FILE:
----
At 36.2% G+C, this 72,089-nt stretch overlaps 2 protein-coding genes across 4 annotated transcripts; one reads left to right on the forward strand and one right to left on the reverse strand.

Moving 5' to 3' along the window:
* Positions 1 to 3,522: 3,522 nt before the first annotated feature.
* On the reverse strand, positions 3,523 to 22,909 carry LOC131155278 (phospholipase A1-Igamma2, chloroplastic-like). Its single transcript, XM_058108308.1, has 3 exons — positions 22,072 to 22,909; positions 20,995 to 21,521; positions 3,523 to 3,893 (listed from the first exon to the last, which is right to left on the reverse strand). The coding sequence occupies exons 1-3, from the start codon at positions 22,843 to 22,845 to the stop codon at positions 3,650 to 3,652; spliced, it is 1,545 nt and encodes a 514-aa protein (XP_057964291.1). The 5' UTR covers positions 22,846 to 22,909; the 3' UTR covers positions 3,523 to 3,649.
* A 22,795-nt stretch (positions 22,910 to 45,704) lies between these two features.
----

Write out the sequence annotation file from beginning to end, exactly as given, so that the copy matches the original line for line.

At 36.2% G+C, this 72,089-nt stretch overlaps 2 protein-coding genes across 4 annotated transcripts; one reads left to right on the forward strand and one right to left on the reverse strand.

Moving 5' to 3' along the window:
* Positions 1 to 3,522: 3,522 nt before the first annotated feature.
* On the reverse strand, positions 3,523 to 22,909 carry LOC131155278 (phospholipase A1-Igamma2, chloroplastic-like). Its single transcript, XM_058108308.1, has 3 exons — positions 22,072 to 22,909; positions 20,995 to 21,521; positions 3,523 to 3,893 (listed from the first exon to the last, which is right to left on the reverse strand). The coding sequence occupies exons 1-3, from the start codon at positions 22,843 to 22,845 to the stop codon at positions 3,650 to 3,652; spliced, it is 1,545 nt and encodes a 514-aa protein (XP_057964291.1). The 5' UTR covers positions 22,846 to 22,909; the 3' UTR covers positions 3,523 to 3,649.
* A 22,795-nt stretch (positions 22,910 to 45,704) lies between these two features.